How UFC 249 was a kick in the face of every coronavirus safety precaution out there

Osama Abbasi
4 min readMay 15, 2020


I have to admit, I have been missing sports. With people getting sick and dying at an alarming rate all over the world, wishing for sports of all things to make a comeback sounds too shallow. But for someone looking to distance themselves from the worldwide misery, sports mean a welcome distraction.

Luckily, UFC came through and was able to hold a major live sporting event in UFC 249. Hence mixed martial arts was the first sport to make a comeback after the coronavirus lockdowns ceased most, if not all, sporting events in the world.

Sports like MMA that require close physical contact should be the last to make a comeback

I loved the main card. The highlights being the brutal 20-second knockout of Jairzinho Rozenstruik at the hands of “the Predator” Francis Ngannou, as well as the epic bout that saw the underdog Justin Gaethje triumphing over “El Cucuy” Tony Ferguson.

Watching the in-ring action and the hype packages surrounding the fights made me feel like the good old days. A time when humanity had no threat of a killer virus looming over them. But along with that, it also made me feel really uneasy. I couldn’t put my finger on it at first but I soon realized why things weren’t sitting right with me.

UFC 249 was a violation of some of the most crucial health and safety rules. Rules that we’ve been adhering to religiously for the past few months.

After coronavirus was deemed a pandemic, all major sports organizers were told to halt their activities with immediate effect. While many sports have the element of physical contact in one way or another, nothing compares to mixed martial arts when it comes to being the complete opposite of social distancing.

Not only are the participants touching each other directly, sharing sweat, blood, and spit while at it, they’re also inflicting inhumane amounts of punishment upon one another. Even without a global pandemic, this would still violate multiple health codes. And all evidence would suggest UFC be the last sporting organization to resume their activities.

But when you’re a good friend, and more importantly, a rich supporter of a president who himself likes a bit of showmanship, you can get away with things others can’t.

Dana White, president of UFC, has been a very vocal supporter of Donald Trump. Whereas Trump has included him in a group of businessmen tasked with advising the president on resuming the virus-stricken economy.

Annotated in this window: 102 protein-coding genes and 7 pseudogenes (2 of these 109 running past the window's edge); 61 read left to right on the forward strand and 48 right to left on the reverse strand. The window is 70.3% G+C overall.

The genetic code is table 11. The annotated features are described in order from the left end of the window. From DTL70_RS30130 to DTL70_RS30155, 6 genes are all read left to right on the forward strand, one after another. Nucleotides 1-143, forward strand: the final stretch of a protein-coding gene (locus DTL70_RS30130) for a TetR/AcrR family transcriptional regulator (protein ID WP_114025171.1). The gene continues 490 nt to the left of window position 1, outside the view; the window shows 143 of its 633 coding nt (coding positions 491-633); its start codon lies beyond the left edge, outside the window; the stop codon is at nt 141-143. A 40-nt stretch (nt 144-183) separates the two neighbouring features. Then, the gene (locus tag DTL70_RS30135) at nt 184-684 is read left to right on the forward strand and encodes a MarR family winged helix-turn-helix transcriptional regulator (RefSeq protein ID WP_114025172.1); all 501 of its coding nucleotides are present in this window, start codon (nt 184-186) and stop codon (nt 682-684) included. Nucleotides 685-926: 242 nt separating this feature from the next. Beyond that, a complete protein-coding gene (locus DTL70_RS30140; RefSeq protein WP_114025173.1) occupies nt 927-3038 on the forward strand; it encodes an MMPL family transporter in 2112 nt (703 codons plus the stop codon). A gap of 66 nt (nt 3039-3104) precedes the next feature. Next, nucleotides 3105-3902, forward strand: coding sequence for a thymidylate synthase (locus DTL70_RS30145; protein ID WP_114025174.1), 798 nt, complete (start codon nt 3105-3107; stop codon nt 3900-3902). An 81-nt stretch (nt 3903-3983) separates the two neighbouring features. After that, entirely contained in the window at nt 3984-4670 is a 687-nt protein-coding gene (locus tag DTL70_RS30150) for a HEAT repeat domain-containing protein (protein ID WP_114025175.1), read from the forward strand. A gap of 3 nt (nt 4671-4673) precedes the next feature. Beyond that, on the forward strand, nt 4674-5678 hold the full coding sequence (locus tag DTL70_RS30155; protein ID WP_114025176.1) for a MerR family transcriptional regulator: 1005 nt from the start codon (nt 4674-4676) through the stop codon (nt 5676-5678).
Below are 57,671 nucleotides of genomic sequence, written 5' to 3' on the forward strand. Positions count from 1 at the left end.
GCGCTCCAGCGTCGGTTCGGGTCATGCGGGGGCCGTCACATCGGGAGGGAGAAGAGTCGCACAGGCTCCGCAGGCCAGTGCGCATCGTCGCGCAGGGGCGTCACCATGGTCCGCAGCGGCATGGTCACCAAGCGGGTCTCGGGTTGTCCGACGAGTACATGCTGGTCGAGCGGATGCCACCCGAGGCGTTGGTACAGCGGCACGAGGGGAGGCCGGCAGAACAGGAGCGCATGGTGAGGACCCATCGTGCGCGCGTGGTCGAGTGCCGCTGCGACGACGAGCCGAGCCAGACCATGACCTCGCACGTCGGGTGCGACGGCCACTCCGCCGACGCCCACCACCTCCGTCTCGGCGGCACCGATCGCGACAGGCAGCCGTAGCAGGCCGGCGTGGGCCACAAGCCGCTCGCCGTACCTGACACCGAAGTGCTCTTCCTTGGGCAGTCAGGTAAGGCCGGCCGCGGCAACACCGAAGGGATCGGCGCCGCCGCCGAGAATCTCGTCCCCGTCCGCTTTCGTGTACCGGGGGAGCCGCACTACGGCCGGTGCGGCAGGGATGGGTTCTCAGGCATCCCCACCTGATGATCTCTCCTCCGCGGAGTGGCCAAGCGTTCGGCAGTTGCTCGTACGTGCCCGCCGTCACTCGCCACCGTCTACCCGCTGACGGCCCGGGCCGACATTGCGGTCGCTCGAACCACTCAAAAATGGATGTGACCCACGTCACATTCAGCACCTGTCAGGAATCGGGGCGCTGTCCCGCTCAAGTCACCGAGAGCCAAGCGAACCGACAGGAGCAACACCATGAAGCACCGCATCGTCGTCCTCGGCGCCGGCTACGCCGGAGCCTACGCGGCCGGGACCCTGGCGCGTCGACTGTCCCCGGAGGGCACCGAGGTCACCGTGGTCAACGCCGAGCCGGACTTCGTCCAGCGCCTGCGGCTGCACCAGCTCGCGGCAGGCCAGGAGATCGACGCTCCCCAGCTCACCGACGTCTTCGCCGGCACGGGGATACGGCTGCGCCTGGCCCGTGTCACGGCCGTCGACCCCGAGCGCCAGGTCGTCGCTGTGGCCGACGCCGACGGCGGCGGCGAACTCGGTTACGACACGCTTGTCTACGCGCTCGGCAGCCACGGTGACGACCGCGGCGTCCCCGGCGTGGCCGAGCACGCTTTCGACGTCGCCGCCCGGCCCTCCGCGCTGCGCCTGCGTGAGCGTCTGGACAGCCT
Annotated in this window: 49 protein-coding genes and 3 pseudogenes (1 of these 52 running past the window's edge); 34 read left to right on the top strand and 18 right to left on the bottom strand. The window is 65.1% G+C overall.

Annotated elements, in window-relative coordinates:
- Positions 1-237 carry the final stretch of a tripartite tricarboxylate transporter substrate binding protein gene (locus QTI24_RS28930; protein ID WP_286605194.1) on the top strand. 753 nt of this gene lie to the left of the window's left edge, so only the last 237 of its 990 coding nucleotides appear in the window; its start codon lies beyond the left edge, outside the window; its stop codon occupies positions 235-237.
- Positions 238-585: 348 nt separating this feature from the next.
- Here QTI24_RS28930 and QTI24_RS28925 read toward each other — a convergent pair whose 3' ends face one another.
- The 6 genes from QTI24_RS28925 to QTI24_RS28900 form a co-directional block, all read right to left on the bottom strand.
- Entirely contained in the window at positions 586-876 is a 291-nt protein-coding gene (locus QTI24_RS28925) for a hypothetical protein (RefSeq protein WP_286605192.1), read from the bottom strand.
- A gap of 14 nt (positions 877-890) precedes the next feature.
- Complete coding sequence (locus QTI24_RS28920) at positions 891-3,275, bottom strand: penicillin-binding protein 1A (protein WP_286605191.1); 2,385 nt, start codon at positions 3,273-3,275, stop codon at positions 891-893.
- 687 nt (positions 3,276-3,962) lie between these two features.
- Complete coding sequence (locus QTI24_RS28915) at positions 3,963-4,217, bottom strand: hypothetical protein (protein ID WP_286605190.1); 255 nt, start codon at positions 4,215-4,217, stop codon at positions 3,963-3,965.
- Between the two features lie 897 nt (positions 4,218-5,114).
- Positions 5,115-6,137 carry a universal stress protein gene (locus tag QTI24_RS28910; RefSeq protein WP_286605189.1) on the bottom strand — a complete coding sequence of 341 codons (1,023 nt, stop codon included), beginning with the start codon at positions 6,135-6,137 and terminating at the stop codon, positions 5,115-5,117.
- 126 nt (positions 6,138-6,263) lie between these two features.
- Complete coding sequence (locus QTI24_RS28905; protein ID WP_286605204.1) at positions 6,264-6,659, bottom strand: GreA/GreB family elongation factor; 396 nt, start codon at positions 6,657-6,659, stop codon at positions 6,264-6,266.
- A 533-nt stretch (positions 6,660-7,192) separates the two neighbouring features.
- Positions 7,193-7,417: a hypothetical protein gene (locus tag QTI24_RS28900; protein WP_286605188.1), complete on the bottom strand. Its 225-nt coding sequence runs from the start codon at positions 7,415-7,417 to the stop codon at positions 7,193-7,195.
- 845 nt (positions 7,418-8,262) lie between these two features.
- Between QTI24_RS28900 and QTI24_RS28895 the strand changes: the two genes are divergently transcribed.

Besides being against lockdowns, Trump believes things should get back to normal as soon as possible, and is willing to do anything to make that impression.

So when White proposed to move ahead with his plans of holding UFC 249, he not only got Trump’s approval but also his blessing. It was in the form of a video message that was played during the event.

The venue chosen was Jacksonville, Florida. The state allows sports activities to be treated as “essential services” after their governor passed an executive order. After promising strict health protocols — laid in a 25-page document that included the prohibition of “all contact based greetings” and requiring all officials to wear gloves and masks — White was able to go through with the event without any legal or moral objections.

From the very first fight, all those protocols got thrown out the window. Commentator and interviewer Joe Rogan refused to conduct post-fight interviews remotely, insisting on shaking the fighters’ hands. The commentating team appeared without any gloves or masks the whole time. And there was an absence of social distancing throughout the event.

If you go back further to the face-offs, there were many instances of fighters and Dana White embracing, shaking hands, and fist-bumping one another. The commentating team ridiculed the health protocols during the event on multiple occasions and was clearly not taking any of it seriously.

Dana White appeared multiple times on screen without a mask or gloves to put belts on the title winners. Joe Rogan went as far as refusing a fist bump from Justin Gaethje, insisting on shaking his bloodied hands saying, “I don’t care”.

All this pointed to the fact that the fighters, the presenters, the commentators, and even the president of the UFC, had absolutely no regard for a disease that has claimed the lives of more than 86,000 Americans at the time of writing. Treating it as if it was some myth or an exaggeration.

Despite all that, you’d find few articles on the internet complaining of UFC’s blatant disregard of health and safety protocols. One reason could be the contracts of fighters that prohibited them from speaking up about the violations of UFC’s health codes.

A controversial document surfaced recently revealed that fighters could lose all of their earnings from the event if they choose to disparage UFC’s application of health protocols. Furthermore, reporters covering the event also claimed the language in the contract handed to them appeared stifling and felt they wouldn’t be able to truthfully cover the whole event.

TV personalities are an inspiration to most of us. If you want the public to follow health protocols strictly you have to lead by example. Sadly, UFC set an undesirable example with their casual treatment of a global health crisis.

With Dana White already planning to bring back fans to live events, and with President Trump fully behind such endeavors, social distancing might be on its way out of America much sooner than it needs to.



Osama Abbasi

I am my most favorite author and my harshest critic. Check me out at